For dimensions see PDF |

This 10m one, made from 450 Ohm slotted ribbon cable from Moonraker and secured on an 8m fishing pole, was inspired by Jim Bacon G3YLA (also a fellow Norfolk ham) who brought one along to our annual “Radio by the Seaside” event.

It worked so well (beating a Rybakov vertical by about 6 S points) that I thought it needed more attention.

The result is attached - it took a lot of fiddling to optimise the length, cut out and feedpoint, but now you don't need to!

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ReplyDeleteNot sure yet - I would imagine they will be very similar. Hope to do a back-to-back test this week (weather permitting).

ReplyDeleteAlso need some signals to hear!

Steve G0KYA

I want to use this design on 6M any dimension hints or links to something already done..tnx gene wd5fdl

ReplyDeleteYou could take the dimensions of this one and scale for 51 MHz. That is, if this was designed for 28.5 MHz just multiply everything by 0.559. It will be in the ballpark.

ReplyDeleteSteve G0KYA

I've been thinking of making a 10 m slim jim for some time. Thanks for the construction guide. The dimensions I was planning to use were slightly different to the one here. I'll give it a go ... 5W into a slim Jim. Chris. G4KDX

ReplyDeleteHi. any chance please someone could give me the adjusted correct figures to resize this antenna for 27.5 instead of 28.5mhz? it would be greatly appreciated as I've had the new 450ohm cable hear waiting for some time for me to get on with it. thanks, peter

ReplyDeleteThe "Star Trek" Bill Shatner???

DeleteThe lengths and dimensions will change depending on the wire you use to make it, and how far you have the base of the antenna above anything metal. Bare copper wire has a faster velocity factor than PVC insulated wire, so you can reduced the lengths required by using the latter. For instance, to work out the total height of a Slim Jim made with bare copper wire you would use the formula: 300 divided by the frequency in mhz (the calulated length), times 0.98 (the velocity factor of bare copper wire), times 0.75 (because it's 3/4 wave in height). For 27.5mhz that will be almost exactly 8m (26.3 feet) high. But if you use PVC insulated wire you need to use the formula: 300 divided by the frequency in mhz, times 0.96 (the slower velocity factor), times 0.75...That gives a total height of 7.85m (25.7 feet)...About 7 inches shorter which reduces the height and how much wire you have to use. To find the height up from bottom to place the bottom of the gap simply multiply the calculated length by 0.96 and then by 0.25 Because it's a 1/4 wave high stub). The length of the gap can be critical to tuning. For 2m you need about 1" (25mm)...I would start at 1" and test it (use an analyser and try finding the feedpoint...If the tuning is difficult to acheive then the gap is probably too small, so snip a little bit off the top wire (about 5-6mm) and test again as before...Repeat until both the radiation resistance and SWR are the lowest you cab obtain. Note, only cut bits off the top wire (the wire above the gap) not from the stub below it. If you cut too much off the top wire you can lengthen it again by soldering a short piece of wire back on. It should really be an air gap, so if possible avoid using an insulator like PVC to hold two ends of the wire above and below the gap together as it will also change the tuning. It is better to use a mechanical means to hold the two ends parralel to each other making sure there is just air in the gap between the two. Another critical factor in making tuning easy is making sure the antenna is as far above any metal objects as possible...For 2m I recommend 1 wavelength, which is about 2m (6 feet)...It is still possible to do this on 27 or 28mhz, by mounting the antenna on a fibreglass tube mast, at least 30 feet long or longer...Here in the UK such tubes (properly called "Pultrusions") can be bought from R B J Reinforced Plastics in Rickmansworth. 73 Alf (G7VGG)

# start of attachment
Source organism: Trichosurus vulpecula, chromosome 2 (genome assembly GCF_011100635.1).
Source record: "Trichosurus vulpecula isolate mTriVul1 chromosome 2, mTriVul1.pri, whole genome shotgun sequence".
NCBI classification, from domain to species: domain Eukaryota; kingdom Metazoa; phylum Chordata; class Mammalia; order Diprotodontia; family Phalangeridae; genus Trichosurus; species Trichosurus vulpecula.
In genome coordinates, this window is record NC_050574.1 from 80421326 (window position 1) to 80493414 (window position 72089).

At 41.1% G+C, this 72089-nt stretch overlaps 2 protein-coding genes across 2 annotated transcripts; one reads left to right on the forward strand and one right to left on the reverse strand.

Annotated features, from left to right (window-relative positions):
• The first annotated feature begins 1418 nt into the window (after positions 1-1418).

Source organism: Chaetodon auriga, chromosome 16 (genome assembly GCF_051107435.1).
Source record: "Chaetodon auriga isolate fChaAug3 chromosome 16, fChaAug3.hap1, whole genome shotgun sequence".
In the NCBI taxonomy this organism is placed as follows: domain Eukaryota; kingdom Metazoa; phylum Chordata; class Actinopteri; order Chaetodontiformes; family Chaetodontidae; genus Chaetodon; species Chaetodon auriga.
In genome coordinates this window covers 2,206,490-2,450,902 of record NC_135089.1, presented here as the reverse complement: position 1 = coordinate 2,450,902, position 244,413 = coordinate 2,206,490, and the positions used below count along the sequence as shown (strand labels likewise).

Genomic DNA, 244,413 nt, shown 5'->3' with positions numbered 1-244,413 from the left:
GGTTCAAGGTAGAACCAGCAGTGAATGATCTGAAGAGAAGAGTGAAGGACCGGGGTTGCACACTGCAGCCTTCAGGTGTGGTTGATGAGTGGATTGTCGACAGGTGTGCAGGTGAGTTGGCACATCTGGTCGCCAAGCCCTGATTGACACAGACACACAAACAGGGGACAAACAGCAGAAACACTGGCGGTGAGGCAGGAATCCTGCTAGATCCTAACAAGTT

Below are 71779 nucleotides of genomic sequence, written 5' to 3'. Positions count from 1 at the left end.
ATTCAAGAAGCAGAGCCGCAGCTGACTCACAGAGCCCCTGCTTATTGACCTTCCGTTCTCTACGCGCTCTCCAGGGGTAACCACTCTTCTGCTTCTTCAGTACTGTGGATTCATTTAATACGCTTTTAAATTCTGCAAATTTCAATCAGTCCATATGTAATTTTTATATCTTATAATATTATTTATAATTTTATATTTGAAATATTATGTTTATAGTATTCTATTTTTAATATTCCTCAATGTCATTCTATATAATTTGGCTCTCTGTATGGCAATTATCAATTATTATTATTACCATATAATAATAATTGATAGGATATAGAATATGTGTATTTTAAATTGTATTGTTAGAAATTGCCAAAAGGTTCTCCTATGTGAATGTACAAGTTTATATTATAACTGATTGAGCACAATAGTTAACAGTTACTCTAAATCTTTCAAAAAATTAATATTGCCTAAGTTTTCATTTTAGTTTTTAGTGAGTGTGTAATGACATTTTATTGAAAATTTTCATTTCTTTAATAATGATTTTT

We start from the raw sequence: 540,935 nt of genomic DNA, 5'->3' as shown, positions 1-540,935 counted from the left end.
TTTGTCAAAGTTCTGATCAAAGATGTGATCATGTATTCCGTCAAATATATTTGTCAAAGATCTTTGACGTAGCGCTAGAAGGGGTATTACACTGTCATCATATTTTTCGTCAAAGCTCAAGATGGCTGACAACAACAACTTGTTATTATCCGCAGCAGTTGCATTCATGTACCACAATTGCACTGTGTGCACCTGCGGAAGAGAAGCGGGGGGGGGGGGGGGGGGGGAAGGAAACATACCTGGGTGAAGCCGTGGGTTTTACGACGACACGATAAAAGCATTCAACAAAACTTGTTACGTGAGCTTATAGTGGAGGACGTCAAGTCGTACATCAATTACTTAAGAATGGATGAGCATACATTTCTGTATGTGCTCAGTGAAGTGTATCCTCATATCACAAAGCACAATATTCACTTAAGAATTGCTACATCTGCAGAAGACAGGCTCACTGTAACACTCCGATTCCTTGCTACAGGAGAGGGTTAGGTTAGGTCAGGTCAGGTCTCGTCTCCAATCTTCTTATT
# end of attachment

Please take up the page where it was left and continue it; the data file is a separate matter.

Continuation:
DeletePete Thomas, OH2EUU wrote to me to say; Dear Steve, just to let you know how much I appreciate your 10m Slim JIM instructions. In the end I had to add 17cm in total length and found the best feedpoint to be at (centre) 24cm and (sheath) 25.5cm rather than your 13cm. This achieved a centre resonance of 28.500 MHz with an SWR 1:1.28.

ReplyDeleteSo his total length was 7.48m. To make one for 27.5MHz, basically multiply all the figures by 28.5/27.5=1.036

So length 7.75m, cut out at 2.393m and feed point at about 25.9cm. Should be ballpark figures for 27.5MHz.

Steve G0KYA

Thanks A lot Steve for the help, it has greatly encouraged me. I couldn't get the maths but the figures you give me an approximation to start from.my major concern was trashing lots of 8 odd meter lengths of line before getting it right and I am not rich. I'll post the results when I have got somewhere. peter

ReplyDeleteHi,i have finally built the antenna and put it up. total length is 7.75 meters, the feedpoint with the lowest swr across the usa fcc cb band is 335mm from the bottom, and the cutout is 260cm from the bottom. swr is 1:1 on ch1 rising to 1:1.2 on ch40. contacts on ssb on a quiet band 30 miles so far. it is working but how well time will tell. thanks all. Peter

ReplyDeleteI did the same. I built one for the CB band using 25 feet of 450 Ohm ladder line., center frequency at 27.2 MHz. It actually is resonant at 27.4 MHz with an SWR of 1.14:1 Works very well.

ReplyDelete